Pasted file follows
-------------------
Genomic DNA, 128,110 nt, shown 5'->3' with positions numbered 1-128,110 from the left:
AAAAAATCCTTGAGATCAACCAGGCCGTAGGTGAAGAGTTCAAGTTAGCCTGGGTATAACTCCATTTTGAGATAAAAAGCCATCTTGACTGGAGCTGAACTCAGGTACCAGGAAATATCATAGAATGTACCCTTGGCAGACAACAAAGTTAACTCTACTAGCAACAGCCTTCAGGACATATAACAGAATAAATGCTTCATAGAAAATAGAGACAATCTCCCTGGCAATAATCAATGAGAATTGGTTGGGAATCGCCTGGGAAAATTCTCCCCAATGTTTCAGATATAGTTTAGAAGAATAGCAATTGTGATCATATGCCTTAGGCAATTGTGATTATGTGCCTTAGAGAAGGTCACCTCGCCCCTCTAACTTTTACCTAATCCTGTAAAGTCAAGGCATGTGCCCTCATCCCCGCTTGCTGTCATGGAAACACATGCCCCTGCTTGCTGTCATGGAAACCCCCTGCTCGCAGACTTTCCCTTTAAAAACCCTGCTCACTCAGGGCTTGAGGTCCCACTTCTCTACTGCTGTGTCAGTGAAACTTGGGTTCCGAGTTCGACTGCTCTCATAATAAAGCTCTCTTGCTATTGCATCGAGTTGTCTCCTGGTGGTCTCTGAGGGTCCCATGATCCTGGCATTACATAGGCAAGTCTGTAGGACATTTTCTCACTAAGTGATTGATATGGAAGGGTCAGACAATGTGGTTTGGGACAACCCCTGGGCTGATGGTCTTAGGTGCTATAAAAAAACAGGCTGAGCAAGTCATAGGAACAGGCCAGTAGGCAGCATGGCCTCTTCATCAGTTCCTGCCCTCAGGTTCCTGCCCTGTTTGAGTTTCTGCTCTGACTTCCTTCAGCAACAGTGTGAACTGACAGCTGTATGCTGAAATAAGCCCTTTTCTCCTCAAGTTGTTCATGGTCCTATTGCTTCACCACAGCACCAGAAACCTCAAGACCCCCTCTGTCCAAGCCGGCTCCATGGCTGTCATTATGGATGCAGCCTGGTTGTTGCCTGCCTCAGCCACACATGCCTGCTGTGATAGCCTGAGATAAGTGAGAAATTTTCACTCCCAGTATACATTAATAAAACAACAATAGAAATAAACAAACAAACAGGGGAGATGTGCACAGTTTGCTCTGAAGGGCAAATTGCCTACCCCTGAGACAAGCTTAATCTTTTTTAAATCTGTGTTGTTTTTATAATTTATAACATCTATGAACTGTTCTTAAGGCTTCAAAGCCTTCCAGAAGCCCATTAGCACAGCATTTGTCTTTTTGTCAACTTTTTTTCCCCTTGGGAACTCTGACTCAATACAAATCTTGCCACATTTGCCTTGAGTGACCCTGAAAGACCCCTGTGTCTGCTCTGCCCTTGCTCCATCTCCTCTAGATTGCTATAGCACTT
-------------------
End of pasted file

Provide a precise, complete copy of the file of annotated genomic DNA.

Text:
Genomic DNA, 128,110 nt, shown 5'->3' with positions numbered 1-128,110 from the left:
AAAAAATCCTTGAGATCAACCAGGCCGTAGGTGAAGAGTTCAAGTTAGCCTGGGTATAACTCCATTTTGAGATAAAAAGCCATCTTGACTGGAGCTGAACTCAGGTACCAGGAAATATCATAGAATGTACCCTTGGCAGACAACAAAGTTAACTCTACTAGCAACAGCCTTCAGGACATATAACAGAATAAATGCTTCATAGAAAATAGAGACAATCTCCCTGGCAATAATCAATGAGAATTGGTTGGGAATCGCCTGGGAAAATTCTCCCCAATGTTTCAGATATAGTTTAGAAGAATAGCAATTGTGATCATATGCCTTAGGCAATTGTGATTATGTGCCTTAGAGAAGGTCACCTCGCCCCTCTAACTTTTACCTAATCCTGTAAAGTCAAGGCATGTGCCCTCATCCCCGCTTGCTGTCATGGAAACACATGCCCCTGCTTGCTGTCATGGAAACCCCCTGCTCGCAGACTTTCCCTTTAAAAACCCTGCTCACTCAGGGCTTGAGGTCCCACTTCTCTACTGCTGTGTCAGTGAAACTTGGGTTCCGAGTTCGACTGCTCTCATAATAAAGCTCTCTTGCTATTGCATCGAGTTGTCTCCTGGTGGTCTCTGAGGGTCCCATGATCCTGGCATTACATAGGCAAGTCTGTAGGACATTTTCTCACTAAGTGATTGATATGGAAGGGTCAGACAATGTGGTTTGGGACAACCCCTGGGCTGATGGTCTTAGGTGCTATAAAAAAACAGGCTGAGCAAGTCATAGGAACAGGCCAGTAGGCAGCATGGCCTCTTCATCAGTTCCTGCCCTCAGGTTCCTGCCCTGTTTGAGTTTCTGCTCTGACTTCCTTCAGCAACAGTGTGAACTGACAGCTGTATGCTGAAATAAGCCCTTTTCTCCTCAAGTTGTTCATGGTCCTATTGCTTCACCACAGCACCAGAAACCTCAAGACCCCCTCTGTCCAAGCCGGCTCCATGGCTGTCATTATGGATGCAGCCTGGTTGTTGCCTGCCTCAGCCACACATGCCTGCTGTGATAGCCTGAGATAAGTGAGAAATTTTCACTCCCAGTATACATTAATAAAACAACAATAGAAATAAACAAACAAACAGGGGAGATGTGCACAGTTTGCTCTGAAGGGCAAATTGCCTACCCCTGAGACAAGCTTAATCTTTTTTAAATCTGTGTTGTTTTTATAATTTATAACATCTATGAACTGTTCTTAAGGCTTCAAAGCCTTCCAGAAGCCCATTAGCACAGCATTTGTCTTTTTGTCAACTTTTTTTCCCCTTGGGAACTCTGACTCAATACAAATCTTGCCACATTTGCCTTGAGTGACCCTGAAAGACCCCTGTGTCTGCTCTGCCCTTGCTCCATCTCCTCTAGATTGCTATAGCACTT